Commemorating the Flying Tigers

4 SEPTEMBER 2023 | Chris Nash

This year is the 80th celebration of the Flying Tigers. A major ceremony has just been held in California involving surviving members of the legendary squad of airman. Strictly speaking this a celebration of China-American friendship, but a few British aviators were involved and anyway it’s an amazing but much forgotten story from World War 2.

We have to go back to 1941 and 1942. The imperialist Japanese armies had overrun much of south-east Asia and were fighting against heroic Chinese resistance to take control of China and her resources. This was about the time Joseph Needham came to China to offer help from the British government. The situation was desperate. The Chinese were fighting like tigers in Yunnan province and areas of South-west China. The Japanese launched attacks from the south hoping to drive through and join up a northern and southern army. If China had fallen the Japanese would have been able to deploy her vast resources for their armies.

This is where the Flying Tigers came in. It was vital that Japan did not take control of the skies over south-west China. It was vital that supplies could be kept flowing in to Lee the Chinese armies fighting. A retired American army captain called Claire L Chennault recruited mainly American volunteer pilots to carry out these two missions. To add to the problems, the Flying Tigers were not given top of the range aircraft by the American government, but older models that lacked the most advanced technology. However these courageous pilots more than made up for these disadvantages with their sheer determination. They managed to shoot down many more Japanese planes than they themselves lost. They kept the airways safe so that military and medical supplies could be flown into China. Importantly they pinned down Japanese air forces in south-west China so that they could not be deployed elsewhere to push for a total Japanese victory. And above all else Chinese resistance survived and Chinese forces, particularly those led by Mao Zedong, began to liberate areas of China from Japanese control.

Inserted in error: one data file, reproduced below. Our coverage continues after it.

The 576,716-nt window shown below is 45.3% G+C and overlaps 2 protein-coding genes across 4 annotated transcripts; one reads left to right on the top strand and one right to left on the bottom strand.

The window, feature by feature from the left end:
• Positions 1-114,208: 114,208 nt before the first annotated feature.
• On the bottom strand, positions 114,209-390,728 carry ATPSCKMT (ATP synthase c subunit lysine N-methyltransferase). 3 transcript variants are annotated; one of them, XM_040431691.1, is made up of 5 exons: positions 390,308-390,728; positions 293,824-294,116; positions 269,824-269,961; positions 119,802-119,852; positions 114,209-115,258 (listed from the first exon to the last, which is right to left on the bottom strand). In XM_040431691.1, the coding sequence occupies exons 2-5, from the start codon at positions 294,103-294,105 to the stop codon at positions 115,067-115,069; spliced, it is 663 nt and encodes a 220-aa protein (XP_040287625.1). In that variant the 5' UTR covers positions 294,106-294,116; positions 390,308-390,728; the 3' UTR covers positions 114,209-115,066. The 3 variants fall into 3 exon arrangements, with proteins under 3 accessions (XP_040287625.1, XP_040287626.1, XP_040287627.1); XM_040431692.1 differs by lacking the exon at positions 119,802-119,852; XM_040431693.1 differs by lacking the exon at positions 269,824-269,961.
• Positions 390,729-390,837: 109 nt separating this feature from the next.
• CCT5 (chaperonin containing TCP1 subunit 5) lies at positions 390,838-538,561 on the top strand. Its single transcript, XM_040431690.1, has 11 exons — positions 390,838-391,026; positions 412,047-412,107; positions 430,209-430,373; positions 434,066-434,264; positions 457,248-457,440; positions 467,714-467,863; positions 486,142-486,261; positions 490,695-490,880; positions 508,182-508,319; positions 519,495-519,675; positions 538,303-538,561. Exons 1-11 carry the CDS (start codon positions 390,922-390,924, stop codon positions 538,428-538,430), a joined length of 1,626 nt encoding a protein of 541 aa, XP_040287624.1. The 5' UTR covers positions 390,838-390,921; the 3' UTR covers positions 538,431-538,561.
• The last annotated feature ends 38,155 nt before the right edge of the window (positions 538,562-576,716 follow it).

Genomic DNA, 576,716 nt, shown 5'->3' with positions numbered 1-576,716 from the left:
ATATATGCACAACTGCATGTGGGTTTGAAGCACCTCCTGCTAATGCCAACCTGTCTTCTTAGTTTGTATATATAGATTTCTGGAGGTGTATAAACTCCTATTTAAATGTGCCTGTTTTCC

The sacrifice and dedication of the Flying Tigers has never been forgotten in China. The granddaughter of Chennault who founded the Flying Tigers said Chennault’s dream was that the squadron ‘would always be remembered on both sides of the Pacific as the symbol of two great peoples working towards a common goal in peace and war”. Long Fenggao, a villager from Yangtang helped to save the life of a US pilot shot down by the Japanese. He later said, ‘ All my family died in the Japanese bombings. I’m honoured that I helped to save that injured American pilot even though I never knew his name. I regard their families as my family.’

Despite everything that tries to divide us, the example of the Flying Tigers reminds us that the bonds of common humanity are stronger. On this 80th commemoration of their incredible achievements. SACU joins its voice to those around the world calling for understanding instead of division and asking us to truly honour the memory of the Flying Tigers by working towards lasting peace and co-operation.